In Review

Dunalastair Hotel Suites review: a highland fling in the heart of Perthshire

A serene base in the Scottish highlands from which to walk, cycle, fish or simply relax

dunalastair_outside.jpg

“We’ve left a few traditional Scottish treats in the fridge for you,” says the porter cheerfully as he shows me to my hotel suite. “So just see what you make of them”. He laughs and disappears with a wink.

Dunalastair Hotel Suites in the heart of the Scottish Highlands is a stylish five-star hotel which reopened in May after a refurbishment costing millions. Despite this cash injection, it blends in easily in the humble village of Kinloch Rannoch, which is North West of Aberfeldy and West of Pitlochry, and just a two-hour drive from Edinburgh, Glasgow or Dundee.

Over 200 years since it began life as a village inn, the hotel today feels bright and spacious, with 32 luxury rooms including a honeymoon suite and rooms for families. My suite is plush and luxurious, with a useful kitchenette and enormous bed crammed with pillows and cushions, all in tasteful, muted tones of grey. I tentatively approach the fridge to find smoked beef from the local smokery, Tunnock’s Snowballs, a slab of the sweetest Scottish tablet imaginable and of course, a can of Irn Bru.

The hotel feels like a modern, yet authentic slice of Scotland. Surrounded by craggy peaks, Kinloch Rannoch is a small, picturesque village, perfect for invigorating country walks and breathtaking vistas. Just a short walk down a quiet lane from the hotel is stunning, silvery Loch Rannoch, and if the weather is with you, as it was on my visit in early September, watching the sun set over the loch is an unforgettable experience.

Despite its makeover, the hotel has retained its traditional Scottish charm. Original features such as the stained-glass windows and a chandelier made of deer antlers have been kept, while the traditional service bells used in the old hotel and oddly, the kilt Liam Neeson wore as Rob Roy in the Hollywood film, adorn the walls. It is tastefully decorated with vases of orchids and sofas, and the hotels’s restaurant, Edina’s Kitchen, opens onto a beautiful outdoor courtyard.

The restaurant is small, but warm and inviting. Breakfast is particularly good, with lots of hearty Scottish fare, such as creamy porridge, a totty scone (potato scone) and Scottish smoked salmon. The kitchen also has a good range of soups and sandwiches for lunch, and packed lunch options for those wanting to spend their days exploring. However, dinner is slightly disappointing. A seafood stew with linguine turns out to be pasta in tomato sauce with a few prawns and chunks of fish. Strangely, the same sauce is also accompanying my companion’s gnocchi. There’s also not a great deal of choice for vegetarians, with another companion choosing a couple of side dishes in place of a main. However, after a long day’s hiking, cycling or sampling whisky, this doesn’t seem to matter terribly; the service is prompt and friendly, and the food is tasty, even if it doesn’t quite live up to the menu’s promises.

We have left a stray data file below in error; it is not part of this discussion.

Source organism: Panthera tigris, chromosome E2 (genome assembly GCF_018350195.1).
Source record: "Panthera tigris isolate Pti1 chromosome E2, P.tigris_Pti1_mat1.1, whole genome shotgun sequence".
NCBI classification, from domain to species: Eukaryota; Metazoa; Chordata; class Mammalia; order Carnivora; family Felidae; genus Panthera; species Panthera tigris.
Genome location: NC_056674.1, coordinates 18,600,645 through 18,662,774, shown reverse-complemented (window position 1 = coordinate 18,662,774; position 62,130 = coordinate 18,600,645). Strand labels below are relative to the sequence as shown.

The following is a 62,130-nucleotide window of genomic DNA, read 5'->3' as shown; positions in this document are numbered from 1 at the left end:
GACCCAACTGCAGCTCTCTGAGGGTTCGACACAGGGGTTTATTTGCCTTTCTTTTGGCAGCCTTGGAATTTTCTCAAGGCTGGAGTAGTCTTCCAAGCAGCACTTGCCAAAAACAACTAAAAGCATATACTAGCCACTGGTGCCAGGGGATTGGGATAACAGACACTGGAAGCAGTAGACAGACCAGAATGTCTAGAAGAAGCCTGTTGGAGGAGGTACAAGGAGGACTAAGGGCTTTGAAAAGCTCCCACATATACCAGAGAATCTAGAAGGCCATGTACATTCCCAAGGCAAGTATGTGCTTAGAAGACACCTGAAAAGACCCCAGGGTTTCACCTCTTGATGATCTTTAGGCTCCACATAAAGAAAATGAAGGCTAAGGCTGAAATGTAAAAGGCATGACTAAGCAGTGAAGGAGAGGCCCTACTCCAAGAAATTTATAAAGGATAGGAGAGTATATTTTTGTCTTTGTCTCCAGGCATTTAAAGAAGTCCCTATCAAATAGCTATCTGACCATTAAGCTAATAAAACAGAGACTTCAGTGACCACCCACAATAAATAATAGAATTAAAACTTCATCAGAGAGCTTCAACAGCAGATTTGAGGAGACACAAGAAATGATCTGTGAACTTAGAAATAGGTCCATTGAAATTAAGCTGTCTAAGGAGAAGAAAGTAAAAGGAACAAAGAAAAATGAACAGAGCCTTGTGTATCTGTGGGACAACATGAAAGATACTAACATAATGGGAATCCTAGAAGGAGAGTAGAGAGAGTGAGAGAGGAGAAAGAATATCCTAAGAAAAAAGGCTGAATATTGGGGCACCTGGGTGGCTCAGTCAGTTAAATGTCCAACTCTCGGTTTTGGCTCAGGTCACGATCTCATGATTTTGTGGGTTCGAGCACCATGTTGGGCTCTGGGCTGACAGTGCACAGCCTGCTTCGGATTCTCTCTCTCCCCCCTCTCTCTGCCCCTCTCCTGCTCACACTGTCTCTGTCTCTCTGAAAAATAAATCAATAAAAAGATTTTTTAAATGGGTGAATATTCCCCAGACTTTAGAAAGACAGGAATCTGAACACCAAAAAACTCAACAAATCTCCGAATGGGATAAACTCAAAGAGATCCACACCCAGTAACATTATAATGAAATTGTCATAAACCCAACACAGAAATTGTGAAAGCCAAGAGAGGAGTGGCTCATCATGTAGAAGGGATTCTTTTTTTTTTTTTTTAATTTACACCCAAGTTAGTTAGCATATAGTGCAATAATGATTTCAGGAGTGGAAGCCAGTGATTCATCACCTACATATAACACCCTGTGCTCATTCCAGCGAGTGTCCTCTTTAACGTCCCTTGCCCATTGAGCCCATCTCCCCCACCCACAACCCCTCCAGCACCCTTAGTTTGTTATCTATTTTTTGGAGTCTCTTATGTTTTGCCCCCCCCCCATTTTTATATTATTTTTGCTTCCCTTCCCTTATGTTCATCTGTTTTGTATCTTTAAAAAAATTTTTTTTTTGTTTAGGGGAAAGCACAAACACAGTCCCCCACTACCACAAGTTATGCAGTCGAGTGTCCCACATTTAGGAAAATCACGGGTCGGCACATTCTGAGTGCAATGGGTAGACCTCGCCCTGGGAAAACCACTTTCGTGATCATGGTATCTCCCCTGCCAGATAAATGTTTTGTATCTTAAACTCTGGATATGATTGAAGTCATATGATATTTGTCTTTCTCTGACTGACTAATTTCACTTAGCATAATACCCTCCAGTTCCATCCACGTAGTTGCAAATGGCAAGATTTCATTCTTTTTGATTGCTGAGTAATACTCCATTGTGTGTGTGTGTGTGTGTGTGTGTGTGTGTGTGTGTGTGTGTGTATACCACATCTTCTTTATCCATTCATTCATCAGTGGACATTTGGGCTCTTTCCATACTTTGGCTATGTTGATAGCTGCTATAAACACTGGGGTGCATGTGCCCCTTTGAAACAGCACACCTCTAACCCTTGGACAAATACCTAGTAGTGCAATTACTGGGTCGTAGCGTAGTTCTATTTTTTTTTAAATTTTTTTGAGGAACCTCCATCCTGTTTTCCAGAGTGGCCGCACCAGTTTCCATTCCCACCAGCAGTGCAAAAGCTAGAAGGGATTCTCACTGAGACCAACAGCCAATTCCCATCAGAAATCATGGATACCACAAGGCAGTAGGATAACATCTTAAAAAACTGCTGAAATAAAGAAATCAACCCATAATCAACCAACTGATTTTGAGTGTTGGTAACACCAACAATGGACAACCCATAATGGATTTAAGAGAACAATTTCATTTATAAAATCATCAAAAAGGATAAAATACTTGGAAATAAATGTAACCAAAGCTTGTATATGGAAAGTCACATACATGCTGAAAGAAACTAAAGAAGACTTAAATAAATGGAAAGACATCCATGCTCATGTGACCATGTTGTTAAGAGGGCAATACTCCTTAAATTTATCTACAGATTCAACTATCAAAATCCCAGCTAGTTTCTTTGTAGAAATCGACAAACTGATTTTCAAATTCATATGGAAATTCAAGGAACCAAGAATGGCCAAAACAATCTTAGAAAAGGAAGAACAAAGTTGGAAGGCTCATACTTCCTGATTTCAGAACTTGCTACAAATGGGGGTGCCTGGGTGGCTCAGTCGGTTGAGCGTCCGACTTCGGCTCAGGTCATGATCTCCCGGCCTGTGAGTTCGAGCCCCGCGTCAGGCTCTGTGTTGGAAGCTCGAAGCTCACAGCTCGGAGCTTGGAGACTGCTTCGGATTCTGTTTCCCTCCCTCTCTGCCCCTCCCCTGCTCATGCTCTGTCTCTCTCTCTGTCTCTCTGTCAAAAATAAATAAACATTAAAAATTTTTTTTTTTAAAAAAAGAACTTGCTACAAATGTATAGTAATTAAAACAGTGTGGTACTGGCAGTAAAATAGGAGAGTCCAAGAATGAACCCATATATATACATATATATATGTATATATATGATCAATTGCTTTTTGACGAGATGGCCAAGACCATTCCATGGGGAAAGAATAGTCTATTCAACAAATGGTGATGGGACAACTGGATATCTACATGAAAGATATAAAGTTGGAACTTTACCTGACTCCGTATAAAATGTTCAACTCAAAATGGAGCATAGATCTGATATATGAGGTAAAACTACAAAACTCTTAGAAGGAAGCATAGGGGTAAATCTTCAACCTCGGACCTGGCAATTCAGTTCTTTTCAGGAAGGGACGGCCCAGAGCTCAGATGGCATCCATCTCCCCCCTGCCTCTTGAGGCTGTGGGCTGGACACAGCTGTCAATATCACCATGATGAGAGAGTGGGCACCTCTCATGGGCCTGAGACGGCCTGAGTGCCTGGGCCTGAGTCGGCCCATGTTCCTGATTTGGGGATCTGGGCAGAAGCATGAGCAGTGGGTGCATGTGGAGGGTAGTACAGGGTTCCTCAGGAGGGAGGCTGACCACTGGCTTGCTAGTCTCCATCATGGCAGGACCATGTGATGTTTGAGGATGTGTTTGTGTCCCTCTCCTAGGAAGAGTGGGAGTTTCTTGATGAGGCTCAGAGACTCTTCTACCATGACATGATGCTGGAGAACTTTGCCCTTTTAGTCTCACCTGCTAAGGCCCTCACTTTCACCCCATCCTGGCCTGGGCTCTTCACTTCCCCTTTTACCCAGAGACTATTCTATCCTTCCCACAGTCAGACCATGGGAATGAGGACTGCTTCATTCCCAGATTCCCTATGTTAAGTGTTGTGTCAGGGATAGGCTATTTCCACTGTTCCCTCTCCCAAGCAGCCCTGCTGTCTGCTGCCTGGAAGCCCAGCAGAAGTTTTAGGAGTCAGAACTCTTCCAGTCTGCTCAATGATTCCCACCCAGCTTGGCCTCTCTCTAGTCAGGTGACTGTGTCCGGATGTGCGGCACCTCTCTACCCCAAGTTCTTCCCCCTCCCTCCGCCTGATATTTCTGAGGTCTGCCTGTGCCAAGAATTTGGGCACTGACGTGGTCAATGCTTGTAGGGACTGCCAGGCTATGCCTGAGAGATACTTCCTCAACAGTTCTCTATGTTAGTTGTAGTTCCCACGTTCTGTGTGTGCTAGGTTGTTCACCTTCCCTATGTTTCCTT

There’s plenty to do in the area, especially for keen walkers. From the hotel you can walk up Craig Varr, a short, but strenuous hike, rewarded with stunning views over the loch and a summit carpeted in delicate yet hardy heather. Returning to my suite’s hot shower, warm heater, and homemade, crumbly vanilla shortbread is divine after the walk, although a few details in the suite have been overlooked. Bizarrely, there are no hooks anywhere on which to hang a wet waterproof. Nor is there a mat for boots or muddy trainers, although I belatedly find out there is a boot room behind reception.

Approximately 18 miles from Kinloch Rannoch is Rannoch station, one of the most remote railway stations in the British Isles which featured in the Harry Potter films. It is on the famous West Highland Line which links Glasgow on the Firth of Clyde, to Mallaig on the west coast and runs across the wilderness of Rannoch Moor. Not a single train rushed through while we were there, and the station is quiet and atmospheric. Yet the station tearooms are delightful; warm, bright and cheerful, offering a respite from the autumnal chill. It is run by a couple who live nearby, serving delicious hot soups and toasties from behind an eye-watering counter piled high with every kind of homemade cake imaginable. This is definitely a treat not to be missed.

Other local attractions include the charming Edradour whisky distillery in Pitlochry, which used to be one of the smallest distilleries in Scotland, and the breathtaking views from Queen’s View which overlooks Loch Tummel, and is said to be named after Queen Victoria, who visited the area in 1866.

Overall, for those looking to escape to the serenity and grandeur of the Scottish highlands, whether to walk, cycle, fish or simply relax, Dunalastair Suites is a very comfortable, relaxing base to choose.

Rooms start from £155 per night. 

Dunalastair Hotel Suites, 1 The Square Kinloch Rannoch Perth and Kinross PH16 5PW, (0)1882 580444, dunalastairhotel.com 

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